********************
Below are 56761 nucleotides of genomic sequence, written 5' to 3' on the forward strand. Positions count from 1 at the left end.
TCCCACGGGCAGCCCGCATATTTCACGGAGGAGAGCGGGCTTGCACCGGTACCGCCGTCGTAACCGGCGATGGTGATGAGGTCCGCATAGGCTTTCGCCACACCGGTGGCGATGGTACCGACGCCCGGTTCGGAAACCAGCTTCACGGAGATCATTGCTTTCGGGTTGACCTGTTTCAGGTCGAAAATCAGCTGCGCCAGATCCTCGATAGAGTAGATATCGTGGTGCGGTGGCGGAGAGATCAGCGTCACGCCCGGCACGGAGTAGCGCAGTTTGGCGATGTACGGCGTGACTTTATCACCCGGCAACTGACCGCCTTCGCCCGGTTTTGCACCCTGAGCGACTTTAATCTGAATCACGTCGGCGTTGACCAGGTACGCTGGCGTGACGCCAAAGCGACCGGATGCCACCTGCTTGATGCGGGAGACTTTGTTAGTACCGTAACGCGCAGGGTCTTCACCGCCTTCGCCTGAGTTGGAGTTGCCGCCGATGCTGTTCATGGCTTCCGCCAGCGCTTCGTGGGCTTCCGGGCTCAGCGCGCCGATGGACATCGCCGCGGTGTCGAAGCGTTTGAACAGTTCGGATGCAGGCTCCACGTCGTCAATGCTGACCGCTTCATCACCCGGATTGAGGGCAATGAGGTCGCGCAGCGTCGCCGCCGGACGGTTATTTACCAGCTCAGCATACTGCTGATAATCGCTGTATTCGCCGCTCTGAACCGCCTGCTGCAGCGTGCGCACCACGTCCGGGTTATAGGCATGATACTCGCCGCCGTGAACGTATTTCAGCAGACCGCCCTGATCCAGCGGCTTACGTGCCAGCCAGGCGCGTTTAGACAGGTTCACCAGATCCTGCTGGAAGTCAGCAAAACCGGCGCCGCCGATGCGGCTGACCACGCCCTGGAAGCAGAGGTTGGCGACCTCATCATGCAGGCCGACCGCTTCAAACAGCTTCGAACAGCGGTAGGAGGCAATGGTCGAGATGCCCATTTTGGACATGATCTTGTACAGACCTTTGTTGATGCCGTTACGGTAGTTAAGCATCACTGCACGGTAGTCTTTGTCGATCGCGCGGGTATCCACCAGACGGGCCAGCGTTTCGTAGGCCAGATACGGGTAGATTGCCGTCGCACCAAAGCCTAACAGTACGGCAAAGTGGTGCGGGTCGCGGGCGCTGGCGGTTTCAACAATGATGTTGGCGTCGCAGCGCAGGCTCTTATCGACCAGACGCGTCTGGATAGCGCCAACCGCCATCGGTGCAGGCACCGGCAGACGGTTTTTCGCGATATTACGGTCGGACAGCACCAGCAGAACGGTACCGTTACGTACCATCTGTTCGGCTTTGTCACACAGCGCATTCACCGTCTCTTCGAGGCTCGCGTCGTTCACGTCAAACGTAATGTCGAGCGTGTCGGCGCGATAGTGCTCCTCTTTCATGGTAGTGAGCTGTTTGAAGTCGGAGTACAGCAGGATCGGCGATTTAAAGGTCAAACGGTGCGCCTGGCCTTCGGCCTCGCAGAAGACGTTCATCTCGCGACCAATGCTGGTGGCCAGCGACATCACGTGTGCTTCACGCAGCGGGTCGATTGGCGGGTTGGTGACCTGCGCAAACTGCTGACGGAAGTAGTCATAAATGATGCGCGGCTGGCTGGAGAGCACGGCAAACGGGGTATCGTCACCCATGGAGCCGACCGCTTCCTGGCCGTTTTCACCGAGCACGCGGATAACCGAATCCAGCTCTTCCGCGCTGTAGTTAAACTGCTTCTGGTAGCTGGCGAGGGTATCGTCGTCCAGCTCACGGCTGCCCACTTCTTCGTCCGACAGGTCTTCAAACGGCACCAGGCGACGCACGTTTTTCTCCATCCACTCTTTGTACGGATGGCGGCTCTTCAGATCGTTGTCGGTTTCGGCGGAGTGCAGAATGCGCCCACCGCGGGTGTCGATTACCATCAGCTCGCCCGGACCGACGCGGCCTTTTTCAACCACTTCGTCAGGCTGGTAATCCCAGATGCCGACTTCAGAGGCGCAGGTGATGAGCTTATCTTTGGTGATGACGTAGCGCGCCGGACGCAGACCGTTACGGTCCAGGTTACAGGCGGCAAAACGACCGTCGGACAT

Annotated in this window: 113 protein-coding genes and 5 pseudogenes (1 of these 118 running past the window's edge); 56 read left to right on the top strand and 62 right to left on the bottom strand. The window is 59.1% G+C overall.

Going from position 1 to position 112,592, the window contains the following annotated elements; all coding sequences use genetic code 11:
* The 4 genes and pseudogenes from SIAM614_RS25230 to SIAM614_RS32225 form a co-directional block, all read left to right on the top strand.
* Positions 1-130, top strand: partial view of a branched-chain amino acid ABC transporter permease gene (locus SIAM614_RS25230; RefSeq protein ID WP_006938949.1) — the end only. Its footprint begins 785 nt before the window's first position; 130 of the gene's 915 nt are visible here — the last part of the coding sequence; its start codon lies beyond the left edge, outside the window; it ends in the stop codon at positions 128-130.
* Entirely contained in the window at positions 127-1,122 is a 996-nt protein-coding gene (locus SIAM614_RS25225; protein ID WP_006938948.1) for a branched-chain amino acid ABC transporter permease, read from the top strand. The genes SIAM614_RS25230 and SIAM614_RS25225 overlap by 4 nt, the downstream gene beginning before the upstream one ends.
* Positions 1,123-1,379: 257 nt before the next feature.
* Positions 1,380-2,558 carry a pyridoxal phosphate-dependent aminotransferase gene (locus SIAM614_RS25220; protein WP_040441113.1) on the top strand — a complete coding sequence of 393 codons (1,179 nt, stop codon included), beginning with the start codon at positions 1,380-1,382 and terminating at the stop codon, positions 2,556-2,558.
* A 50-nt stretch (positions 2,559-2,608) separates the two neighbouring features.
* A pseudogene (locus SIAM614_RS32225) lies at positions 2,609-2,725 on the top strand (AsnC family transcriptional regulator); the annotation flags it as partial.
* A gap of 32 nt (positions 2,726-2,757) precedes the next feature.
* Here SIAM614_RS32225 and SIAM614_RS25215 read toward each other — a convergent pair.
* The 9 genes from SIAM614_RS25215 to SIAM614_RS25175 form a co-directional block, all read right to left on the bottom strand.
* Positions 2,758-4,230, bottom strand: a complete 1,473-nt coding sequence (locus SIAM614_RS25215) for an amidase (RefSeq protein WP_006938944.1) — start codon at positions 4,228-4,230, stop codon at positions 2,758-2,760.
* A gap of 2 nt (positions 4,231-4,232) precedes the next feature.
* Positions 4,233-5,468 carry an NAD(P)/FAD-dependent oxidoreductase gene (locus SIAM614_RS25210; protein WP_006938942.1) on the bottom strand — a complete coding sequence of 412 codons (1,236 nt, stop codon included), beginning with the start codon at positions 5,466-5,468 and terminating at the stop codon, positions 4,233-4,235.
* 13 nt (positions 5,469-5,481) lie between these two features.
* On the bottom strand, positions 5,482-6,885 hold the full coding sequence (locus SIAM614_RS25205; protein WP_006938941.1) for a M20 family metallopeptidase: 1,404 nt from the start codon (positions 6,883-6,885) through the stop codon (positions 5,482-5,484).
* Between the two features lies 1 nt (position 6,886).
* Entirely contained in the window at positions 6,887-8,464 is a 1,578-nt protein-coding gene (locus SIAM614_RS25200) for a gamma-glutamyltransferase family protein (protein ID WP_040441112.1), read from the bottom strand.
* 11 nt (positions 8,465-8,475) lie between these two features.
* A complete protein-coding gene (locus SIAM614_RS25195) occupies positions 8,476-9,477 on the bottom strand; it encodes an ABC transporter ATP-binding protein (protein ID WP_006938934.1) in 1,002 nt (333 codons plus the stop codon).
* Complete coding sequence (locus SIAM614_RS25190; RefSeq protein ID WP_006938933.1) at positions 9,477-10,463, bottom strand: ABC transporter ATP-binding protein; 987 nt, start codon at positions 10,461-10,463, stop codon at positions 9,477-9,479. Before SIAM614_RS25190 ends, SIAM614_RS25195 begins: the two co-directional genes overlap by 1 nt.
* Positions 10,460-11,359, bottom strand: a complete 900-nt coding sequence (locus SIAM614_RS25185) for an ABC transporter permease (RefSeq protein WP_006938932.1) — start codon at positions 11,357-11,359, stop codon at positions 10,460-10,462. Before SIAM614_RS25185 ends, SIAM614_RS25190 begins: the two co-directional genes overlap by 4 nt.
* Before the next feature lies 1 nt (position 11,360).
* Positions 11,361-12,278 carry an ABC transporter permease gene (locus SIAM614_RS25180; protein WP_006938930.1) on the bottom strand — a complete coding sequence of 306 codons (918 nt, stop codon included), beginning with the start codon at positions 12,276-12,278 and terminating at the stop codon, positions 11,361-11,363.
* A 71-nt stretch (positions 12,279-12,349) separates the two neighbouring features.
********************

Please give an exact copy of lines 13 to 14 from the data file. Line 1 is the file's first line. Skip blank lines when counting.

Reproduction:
* Here SIAM614_RS32225 and SIAM614_RS25215 read toward each other — a convergent pair.
* The 9 genes from SIAM614_RS25215 to SIAM614_RS25175 form a co-directional block, all read right to left on the bottom strand.